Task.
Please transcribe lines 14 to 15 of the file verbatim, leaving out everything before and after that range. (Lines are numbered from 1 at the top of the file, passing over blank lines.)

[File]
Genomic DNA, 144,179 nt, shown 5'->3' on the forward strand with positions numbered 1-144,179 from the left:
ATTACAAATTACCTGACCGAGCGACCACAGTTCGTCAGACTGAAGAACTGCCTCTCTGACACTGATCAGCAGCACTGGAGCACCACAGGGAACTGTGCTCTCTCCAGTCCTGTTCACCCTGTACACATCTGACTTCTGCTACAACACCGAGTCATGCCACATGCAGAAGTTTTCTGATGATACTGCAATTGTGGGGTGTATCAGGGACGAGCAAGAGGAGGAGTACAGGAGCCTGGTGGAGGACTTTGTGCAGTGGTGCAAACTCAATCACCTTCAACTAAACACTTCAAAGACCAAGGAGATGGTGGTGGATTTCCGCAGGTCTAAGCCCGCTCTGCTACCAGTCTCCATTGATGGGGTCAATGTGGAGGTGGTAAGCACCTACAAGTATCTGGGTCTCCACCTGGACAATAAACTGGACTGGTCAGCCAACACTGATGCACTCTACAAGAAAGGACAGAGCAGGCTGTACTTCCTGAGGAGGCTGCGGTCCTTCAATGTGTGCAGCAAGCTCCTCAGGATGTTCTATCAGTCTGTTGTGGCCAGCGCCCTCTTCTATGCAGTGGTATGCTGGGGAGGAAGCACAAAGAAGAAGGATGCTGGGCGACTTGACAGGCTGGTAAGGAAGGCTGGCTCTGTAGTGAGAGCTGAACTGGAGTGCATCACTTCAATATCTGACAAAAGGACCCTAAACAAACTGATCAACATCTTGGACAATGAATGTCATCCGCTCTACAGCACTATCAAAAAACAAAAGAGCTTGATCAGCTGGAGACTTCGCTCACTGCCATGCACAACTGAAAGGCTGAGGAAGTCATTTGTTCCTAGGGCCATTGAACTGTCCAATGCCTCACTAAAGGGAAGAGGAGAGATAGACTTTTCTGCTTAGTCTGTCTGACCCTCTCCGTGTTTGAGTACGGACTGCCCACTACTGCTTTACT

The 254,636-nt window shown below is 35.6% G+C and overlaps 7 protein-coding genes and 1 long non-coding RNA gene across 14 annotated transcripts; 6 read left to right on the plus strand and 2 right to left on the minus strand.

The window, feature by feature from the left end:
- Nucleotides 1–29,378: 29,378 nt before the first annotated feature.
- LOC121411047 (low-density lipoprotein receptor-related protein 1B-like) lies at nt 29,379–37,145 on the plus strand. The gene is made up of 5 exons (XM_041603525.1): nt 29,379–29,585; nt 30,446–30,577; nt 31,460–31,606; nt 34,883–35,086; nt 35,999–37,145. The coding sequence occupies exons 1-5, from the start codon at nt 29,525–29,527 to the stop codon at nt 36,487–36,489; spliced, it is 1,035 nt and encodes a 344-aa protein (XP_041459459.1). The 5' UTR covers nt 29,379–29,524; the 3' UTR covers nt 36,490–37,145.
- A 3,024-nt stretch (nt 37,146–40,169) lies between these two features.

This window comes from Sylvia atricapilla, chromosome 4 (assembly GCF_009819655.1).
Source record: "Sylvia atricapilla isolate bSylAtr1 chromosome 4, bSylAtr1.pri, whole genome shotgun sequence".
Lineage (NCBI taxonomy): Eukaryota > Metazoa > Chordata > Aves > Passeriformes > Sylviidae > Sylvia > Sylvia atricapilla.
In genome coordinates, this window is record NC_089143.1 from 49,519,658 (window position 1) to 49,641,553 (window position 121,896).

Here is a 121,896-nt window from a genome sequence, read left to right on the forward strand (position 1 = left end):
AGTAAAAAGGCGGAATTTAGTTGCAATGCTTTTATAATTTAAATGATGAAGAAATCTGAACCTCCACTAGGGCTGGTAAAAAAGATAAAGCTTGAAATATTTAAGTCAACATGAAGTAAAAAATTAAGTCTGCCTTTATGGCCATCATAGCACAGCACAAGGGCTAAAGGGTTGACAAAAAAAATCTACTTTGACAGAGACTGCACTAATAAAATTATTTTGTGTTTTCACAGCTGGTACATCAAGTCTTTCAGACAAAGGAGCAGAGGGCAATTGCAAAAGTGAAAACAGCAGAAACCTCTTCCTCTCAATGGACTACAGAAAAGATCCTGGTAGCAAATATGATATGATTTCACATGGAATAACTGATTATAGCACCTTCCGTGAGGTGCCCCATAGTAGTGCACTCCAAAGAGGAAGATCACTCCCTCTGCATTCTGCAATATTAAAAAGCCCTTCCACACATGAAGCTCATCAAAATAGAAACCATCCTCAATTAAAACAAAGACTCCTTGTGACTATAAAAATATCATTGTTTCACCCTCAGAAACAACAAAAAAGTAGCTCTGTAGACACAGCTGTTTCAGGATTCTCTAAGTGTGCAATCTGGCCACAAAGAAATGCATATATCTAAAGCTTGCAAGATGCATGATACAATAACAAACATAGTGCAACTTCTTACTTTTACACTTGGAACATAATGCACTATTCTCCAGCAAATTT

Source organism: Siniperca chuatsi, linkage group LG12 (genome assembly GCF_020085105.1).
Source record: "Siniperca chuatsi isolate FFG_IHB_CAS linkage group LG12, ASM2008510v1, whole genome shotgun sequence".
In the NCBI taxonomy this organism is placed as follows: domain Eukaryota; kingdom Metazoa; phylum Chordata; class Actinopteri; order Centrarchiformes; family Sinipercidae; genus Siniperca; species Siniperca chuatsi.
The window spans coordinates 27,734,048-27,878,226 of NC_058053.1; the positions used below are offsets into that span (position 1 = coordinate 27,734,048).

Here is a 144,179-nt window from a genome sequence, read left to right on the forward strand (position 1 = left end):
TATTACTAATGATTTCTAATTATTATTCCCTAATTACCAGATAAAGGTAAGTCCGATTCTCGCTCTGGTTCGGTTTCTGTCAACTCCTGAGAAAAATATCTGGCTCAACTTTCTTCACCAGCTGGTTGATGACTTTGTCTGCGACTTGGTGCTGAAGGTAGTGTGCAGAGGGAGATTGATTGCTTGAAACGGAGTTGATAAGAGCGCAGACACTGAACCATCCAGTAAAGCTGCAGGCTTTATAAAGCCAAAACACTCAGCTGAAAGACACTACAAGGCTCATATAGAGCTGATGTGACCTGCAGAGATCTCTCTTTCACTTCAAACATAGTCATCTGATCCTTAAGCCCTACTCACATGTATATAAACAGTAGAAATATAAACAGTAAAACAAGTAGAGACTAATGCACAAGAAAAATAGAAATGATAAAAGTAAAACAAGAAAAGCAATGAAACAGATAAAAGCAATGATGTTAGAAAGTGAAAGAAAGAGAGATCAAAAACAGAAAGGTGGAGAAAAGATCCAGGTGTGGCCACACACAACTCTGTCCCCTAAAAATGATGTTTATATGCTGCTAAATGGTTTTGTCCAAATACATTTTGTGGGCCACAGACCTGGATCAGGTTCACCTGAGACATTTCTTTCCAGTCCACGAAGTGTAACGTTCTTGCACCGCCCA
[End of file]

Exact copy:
Source organism: Siniperca chuatsi, linkage group LG12 (genome assembly GCF_020085105.1).
Source record: "Siniperca chuatsi isolate FFG_IHB_CAS linkage group LG12, ASM2008510v1, whole genome shotgun sequence".